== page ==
Tips for Riding a Pony

kid on a pony

Understanding Ponies

By definition, a pony is considered to be any equine that is less than 14.2 hands tall. Ponies come from a variety of breeds, and some pony breeds are actually deviations of regular sized horse breeds. Ponies are capable of everything horses are capable of in terms of riding, driving and competitive events.

Ponies are often considered to be the best choice for small adult riders and children because they provide a good physical fit for smaller riders. It can be difficult for a small rider to control a large, heavy horse when their foot barely comes halfway down its girth and their leg will not reach around the animal's barrel. This is why pony riding can be beneficial for smaller people.

Riding a Pony

Pony riding should be no different than riding a regular horse. A well-trained pony should know all basic commands and may know upper-level movements and maneuvers as well, depending on the level of training that has been put into the pony.

The pony's rider should be the correct fit for the pony. Their leg should not extend more than an inch or two past its girth and riders should not be noticeably overweight or large. Most pony riders need to be somewhere between 40 and 120 pounds, with 120 pounds being the weight limit on ponies that are 13 to 14 hands high. A good rule of thumb is that the rider's weight should not exceed 20 percent of the pony's weight.

Common Pony Issues - Tack

Ponies are not known for having the best physical conformation, though some specimens are definitely better physically built than others. The better a pony's conformation is, the more money it will sell for. Ponies with excellent conformation and athletic ability typically sell for quite a bit more than horses with the same build and talents, so many entry level pony riders wind up with less than picture perfect animals. This would not be a problem, except for it can cause real issues when trying to make tack fit both the rider and the horse.

Ponies need well-fitting, comfortable tack in order to perform their best and avoid tack-related pain and issues. However, it can be very difficult to find small scale, high quality tack, especially when the pony is built just like a 55 gallon drum with legs. Many pony owners try to have money by sacrificing pony tack quality, especially if the rider is a child who will be outgrowing the saddle and the pony within a couple of years. It is important to invest in quality equipment for a pony and follow all the same fitting guidelines that apply to full-size performance horses in terms of saddle and bridle fit. In some cases, it pays to have a saddle maker custom build pony tack for a specifically hard to fit pony. The investment will pay off in the long term comfort and happiness of the pony.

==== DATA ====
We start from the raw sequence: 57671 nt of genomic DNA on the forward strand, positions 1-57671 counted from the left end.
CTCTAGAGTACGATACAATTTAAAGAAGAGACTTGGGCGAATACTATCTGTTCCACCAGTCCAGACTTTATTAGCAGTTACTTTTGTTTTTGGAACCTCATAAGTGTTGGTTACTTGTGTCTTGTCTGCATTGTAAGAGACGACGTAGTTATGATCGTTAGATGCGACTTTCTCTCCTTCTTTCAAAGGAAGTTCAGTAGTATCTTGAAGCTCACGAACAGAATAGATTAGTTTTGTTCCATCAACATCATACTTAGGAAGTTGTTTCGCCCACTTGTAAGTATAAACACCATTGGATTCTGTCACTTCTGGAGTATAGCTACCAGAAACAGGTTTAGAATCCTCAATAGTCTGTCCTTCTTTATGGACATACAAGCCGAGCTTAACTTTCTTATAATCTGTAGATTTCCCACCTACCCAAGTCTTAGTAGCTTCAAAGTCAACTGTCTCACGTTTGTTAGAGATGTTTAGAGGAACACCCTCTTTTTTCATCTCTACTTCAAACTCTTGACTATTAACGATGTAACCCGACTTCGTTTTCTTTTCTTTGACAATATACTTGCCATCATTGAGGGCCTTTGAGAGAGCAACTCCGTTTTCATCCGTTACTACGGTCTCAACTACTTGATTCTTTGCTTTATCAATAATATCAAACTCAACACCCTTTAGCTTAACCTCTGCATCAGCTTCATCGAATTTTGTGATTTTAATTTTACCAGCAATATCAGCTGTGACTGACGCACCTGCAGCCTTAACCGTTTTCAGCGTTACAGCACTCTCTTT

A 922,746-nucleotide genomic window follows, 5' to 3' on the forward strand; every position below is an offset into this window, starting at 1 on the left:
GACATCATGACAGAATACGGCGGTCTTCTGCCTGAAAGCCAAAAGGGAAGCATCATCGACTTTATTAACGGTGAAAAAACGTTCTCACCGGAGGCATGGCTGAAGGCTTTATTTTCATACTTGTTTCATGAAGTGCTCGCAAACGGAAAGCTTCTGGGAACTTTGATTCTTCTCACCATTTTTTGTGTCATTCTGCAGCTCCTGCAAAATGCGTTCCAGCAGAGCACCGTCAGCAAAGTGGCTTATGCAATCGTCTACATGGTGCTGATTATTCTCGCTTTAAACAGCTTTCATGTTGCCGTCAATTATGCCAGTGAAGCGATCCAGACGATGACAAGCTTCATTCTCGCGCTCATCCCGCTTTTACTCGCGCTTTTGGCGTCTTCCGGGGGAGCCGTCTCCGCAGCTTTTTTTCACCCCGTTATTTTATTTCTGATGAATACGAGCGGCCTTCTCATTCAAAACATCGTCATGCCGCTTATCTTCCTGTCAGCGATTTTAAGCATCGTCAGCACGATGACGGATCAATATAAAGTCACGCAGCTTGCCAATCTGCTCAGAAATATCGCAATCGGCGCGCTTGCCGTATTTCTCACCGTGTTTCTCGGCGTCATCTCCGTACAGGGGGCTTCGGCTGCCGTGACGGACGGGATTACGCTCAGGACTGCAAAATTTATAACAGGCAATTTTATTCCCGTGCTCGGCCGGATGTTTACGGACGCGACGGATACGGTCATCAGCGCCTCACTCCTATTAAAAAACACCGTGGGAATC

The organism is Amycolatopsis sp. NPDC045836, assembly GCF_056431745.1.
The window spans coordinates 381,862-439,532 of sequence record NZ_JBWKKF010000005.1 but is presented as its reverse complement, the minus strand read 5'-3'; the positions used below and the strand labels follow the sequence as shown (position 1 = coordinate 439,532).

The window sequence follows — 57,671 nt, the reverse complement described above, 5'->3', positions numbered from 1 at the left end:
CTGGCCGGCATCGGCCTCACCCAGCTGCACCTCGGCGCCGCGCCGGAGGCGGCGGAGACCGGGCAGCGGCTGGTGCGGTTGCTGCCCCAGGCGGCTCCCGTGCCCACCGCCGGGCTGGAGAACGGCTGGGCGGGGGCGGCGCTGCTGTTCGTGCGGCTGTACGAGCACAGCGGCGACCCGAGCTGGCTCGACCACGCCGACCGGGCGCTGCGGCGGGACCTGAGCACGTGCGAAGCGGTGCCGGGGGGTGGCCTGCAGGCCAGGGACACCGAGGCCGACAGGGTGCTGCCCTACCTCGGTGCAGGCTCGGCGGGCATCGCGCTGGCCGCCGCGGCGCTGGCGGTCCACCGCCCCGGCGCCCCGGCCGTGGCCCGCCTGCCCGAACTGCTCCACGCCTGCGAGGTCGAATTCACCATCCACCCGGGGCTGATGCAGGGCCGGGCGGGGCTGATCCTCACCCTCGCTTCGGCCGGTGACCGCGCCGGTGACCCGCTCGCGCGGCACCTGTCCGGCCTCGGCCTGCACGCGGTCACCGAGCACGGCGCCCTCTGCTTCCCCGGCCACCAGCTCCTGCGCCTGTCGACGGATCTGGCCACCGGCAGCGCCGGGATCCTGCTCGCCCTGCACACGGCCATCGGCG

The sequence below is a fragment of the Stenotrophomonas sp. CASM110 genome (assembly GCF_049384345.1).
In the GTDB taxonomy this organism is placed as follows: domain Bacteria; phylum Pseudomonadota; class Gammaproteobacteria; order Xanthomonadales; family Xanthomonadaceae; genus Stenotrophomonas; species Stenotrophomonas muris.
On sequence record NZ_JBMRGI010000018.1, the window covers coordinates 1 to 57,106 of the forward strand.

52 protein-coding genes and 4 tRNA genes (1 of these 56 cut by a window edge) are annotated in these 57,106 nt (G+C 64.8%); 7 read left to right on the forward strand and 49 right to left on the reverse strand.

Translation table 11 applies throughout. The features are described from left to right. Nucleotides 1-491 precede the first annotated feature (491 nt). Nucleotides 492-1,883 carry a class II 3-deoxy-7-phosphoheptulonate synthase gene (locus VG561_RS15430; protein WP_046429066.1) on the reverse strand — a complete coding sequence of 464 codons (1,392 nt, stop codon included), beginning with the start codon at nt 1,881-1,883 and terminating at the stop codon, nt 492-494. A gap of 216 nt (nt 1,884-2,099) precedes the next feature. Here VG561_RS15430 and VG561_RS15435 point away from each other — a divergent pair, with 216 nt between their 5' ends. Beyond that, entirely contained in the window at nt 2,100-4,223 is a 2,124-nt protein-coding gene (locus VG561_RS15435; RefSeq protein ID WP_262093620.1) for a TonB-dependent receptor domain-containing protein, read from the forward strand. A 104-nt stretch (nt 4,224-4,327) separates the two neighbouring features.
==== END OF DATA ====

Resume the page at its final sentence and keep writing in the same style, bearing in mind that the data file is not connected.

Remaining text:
Common Pony Issues - Training

One of the biggest problems pony riders and owners encounter is a lack of proper training and bad habits, especially for smaller ponies. These are animals who are ridden by small children most of the time, and most small children are not known for their horse training skills. As a result, ponies have a tendency to be green broke to start with and develop bad habits from there, including leaning on the bit, grazing while being ridden and a general tendency to go wherever they please, including back to the barn.

Where a 150 lb experienced adult rider can quickly jump up on a misbehaving 15 hand horse and correct its behavior, that same rider is unlikely to be able to jump onto a Shetland pony that is acting up and correct the behavior without risking injury to the pony. Riding a misbehaving pony can also frighten many children and inexperienced riders, which in turn will cause them to have even less control. This is why it is critical to buy a pony with a good disposition and make sure that the rider receives adequate training on how to handle the pony, preferably through regular riding lessons for children.

Experienced riders who are small enough to ride and train ponies are in high demand on the pony show circuit, so their time is typically only spent on the equines with the most potential with owners who will pay full training related fees and expenses.